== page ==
[Smt-talk] Movable do vs. Fixed do

Devin Chaloux devin.chaloux at gmail.com
Sat Jul 14 14:25:04 PDT 2012

Greetings list,

For the original question about a movable do system in the Romantic Era, I
am not aware of a specific method for that type of music as you seek.
Certainly, the use of a movable do system become increasingly harder as one
expands into coverage of mid- and late-19th century music. At the same
time, however, I do not think it is without merit if one chooses to utilize
such a system in an Ear Training class.

The fundamental question is: Do you want your students to be able to sing
the melodies with ease or not? If the answer is yes, then probably a fixed
do system would be more appropriate. It is easier since the number of
syllables is less and calculation of modulating melodies is quite limited.
However, in my personal view, an Ear Training or Musicianship class should
not focus solely on a student's ability to sing the melody. In fact, I
would much rather they understand the melody than be able to sing it.

When students come to the quick conclusion that such a class is a "singing"
class, I try to correct them as soon as possible. In no way am I trying to
teach my students *how to sing.* I am trying to teach them how to hear and
understand music. Sometimes, the best way to internalize that message is by
using the instrument given to us: our voice. Thus, for me, those
complicated modulations and calculations on how to switch solfege systems
is precisely something I want them to do. In these moments,
the subtleties of changing function on a pitch or several pitches is far
more important than "Are you able to sing this quickly?" At the same time,
it can bring up riveting discussions about the different possible ways to
interpret the music based on how one may hear/understand it.

For instance, in a recent talk at CCM, Steven Rings questioned the audience
about which scale-degree was heard at the beginning of Brahms's Symphony
No. 4, II. In an audience consisting mostly (if not entirely) of very
educated musicians, three different (yet plausible) answers were given.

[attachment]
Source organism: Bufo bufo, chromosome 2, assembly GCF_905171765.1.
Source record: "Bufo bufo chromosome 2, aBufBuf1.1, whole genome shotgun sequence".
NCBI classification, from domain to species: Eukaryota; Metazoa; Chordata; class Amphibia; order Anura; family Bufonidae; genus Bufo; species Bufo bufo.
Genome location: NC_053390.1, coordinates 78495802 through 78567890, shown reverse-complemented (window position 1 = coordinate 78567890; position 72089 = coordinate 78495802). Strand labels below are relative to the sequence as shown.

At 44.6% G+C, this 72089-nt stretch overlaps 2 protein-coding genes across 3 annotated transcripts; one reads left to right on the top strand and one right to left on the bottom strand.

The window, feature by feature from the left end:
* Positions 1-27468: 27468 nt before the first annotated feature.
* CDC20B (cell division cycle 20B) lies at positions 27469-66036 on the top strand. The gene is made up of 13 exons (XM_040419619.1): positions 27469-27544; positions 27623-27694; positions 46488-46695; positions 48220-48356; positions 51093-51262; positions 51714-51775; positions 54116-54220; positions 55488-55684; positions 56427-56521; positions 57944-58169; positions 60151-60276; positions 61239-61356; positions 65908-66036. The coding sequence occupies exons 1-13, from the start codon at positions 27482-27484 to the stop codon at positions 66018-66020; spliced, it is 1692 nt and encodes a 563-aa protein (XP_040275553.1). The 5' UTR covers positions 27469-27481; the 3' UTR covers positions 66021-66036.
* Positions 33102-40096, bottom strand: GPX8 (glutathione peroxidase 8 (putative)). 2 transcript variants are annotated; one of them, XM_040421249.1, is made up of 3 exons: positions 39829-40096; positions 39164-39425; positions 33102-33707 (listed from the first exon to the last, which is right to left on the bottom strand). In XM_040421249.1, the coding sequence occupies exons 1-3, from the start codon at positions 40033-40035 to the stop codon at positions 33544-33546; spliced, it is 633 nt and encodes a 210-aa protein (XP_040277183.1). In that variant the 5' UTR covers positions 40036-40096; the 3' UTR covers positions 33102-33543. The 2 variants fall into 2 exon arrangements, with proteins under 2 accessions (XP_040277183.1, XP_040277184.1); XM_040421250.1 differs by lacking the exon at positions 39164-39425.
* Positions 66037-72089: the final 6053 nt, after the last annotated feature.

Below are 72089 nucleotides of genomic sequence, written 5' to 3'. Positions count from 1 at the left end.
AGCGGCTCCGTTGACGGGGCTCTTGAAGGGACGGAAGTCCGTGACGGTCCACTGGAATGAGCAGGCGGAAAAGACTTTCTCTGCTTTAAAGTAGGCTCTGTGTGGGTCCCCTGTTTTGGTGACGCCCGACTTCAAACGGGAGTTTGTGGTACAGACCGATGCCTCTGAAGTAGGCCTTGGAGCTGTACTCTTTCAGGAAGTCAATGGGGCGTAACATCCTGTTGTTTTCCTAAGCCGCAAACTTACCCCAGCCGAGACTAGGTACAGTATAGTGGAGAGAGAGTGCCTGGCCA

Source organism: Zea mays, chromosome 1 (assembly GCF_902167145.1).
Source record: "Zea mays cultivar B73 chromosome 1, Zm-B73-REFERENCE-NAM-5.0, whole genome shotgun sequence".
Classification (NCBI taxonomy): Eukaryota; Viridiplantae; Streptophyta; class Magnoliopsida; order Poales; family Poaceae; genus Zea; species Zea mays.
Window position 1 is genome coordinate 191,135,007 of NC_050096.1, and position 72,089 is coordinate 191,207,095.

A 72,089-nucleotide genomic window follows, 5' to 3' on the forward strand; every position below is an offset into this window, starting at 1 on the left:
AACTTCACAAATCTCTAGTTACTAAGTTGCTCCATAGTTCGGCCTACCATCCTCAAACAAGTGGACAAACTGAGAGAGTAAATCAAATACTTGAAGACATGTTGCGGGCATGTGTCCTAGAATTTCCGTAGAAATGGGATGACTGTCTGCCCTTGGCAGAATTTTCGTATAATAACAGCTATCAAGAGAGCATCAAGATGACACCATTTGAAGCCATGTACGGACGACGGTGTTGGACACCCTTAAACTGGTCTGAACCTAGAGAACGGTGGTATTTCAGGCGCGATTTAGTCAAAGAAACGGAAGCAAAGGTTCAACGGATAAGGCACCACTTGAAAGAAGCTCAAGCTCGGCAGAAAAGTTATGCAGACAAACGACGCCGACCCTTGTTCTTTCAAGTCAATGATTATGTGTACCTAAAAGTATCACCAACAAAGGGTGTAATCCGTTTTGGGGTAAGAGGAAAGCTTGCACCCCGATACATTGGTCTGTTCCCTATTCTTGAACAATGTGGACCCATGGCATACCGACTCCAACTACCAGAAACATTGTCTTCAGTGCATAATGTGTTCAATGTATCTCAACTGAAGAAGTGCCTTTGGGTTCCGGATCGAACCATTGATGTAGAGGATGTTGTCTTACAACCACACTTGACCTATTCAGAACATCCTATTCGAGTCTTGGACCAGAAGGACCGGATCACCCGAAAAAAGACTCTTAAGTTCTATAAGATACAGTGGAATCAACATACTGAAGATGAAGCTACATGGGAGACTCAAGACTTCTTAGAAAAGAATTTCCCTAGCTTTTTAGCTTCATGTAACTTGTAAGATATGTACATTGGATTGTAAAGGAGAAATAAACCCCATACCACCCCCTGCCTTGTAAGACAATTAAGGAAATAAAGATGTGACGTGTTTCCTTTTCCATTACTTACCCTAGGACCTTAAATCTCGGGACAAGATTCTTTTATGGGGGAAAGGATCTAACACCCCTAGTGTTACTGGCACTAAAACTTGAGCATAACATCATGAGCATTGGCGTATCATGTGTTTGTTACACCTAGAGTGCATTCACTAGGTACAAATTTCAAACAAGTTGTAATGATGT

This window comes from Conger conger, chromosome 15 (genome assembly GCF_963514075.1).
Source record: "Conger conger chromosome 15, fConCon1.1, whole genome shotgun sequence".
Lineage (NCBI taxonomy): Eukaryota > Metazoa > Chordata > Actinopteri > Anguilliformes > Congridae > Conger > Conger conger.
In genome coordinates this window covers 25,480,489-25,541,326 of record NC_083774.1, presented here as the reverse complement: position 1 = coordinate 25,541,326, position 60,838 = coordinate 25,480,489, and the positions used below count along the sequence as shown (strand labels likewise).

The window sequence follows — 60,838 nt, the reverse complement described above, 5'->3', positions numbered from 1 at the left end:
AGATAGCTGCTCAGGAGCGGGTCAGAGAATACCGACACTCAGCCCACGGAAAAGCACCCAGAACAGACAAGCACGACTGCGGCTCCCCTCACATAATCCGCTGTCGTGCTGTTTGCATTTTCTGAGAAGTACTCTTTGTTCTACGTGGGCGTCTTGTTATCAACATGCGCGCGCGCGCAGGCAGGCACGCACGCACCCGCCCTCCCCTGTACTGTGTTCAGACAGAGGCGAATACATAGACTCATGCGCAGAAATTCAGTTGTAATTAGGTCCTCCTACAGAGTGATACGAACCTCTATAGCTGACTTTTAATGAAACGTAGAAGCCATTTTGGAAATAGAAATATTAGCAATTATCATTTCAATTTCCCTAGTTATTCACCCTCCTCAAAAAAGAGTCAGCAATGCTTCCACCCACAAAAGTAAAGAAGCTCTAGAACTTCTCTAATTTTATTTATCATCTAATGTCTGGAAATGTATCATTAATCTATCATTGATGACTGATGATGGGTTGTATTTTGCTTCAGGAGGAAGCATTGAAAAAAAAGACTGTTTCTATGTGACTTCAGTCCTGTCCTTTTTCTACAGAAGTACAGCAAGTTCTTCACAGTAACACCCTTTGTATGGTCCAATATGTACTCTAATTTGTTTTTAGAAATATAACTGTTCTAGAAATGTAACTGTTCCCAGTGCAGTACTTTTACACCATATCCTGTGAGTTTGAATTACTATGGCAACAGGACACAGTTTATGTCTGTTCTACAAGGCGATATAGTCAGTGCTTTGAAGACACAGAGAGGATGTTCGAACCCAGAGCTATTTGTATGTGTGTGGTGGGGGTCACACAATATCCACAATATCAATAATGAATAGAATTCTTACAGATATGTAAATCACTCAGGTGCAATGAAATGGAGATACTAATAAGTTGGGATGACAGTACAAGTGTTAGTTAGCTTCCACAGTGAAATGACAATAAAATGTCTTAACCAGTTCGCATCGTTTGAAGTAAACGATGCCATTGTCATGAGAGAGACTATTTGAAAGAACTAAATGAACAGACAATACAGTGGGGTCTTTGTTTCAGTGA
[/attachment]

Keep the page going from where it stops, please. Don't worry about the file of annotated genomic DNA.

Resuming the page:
Interestingly, I found myself having similar discussions with my own
students, all prompted by using movable do. That is, my students were
thinking critically about the music (something I find is increasingly rare
due to the general lack of critical thinking skills taught in today's
public school systems).

Did some of my students struggle? Absolutely, but I found those were mostly
the ones who spent little time actually practicing homework, participating
in class, and preparing exams. Those who put in the effort were able to
produce at a very high level, which ended in sight singing a melody
consisting of tonal segments in keys related by the symmetrical division of
the octave. (Hard to sing in any system, in my humble opinion.)

Even though I am a proponent of movable do myself, I definitely see the
merits of using fixed do (especially when accompanied by a scale-degree
system). I'm not here to bash fixed do and state that it never works.
Clearly it does work and that's why many reputable schools use the system.
However, I find it perplexing that some still find movable do so flawed
that it should be banished outright. What some people may call flaws in
movable do, I find to be strengths, especially when understanding and
conceptualizing music. For me, as a music theorist and pedagogue, that is
what is most important to my students.

Devin Chaloux
University of Cincinnati, CCM '12 - MM
University of Connecticut '10 - BM
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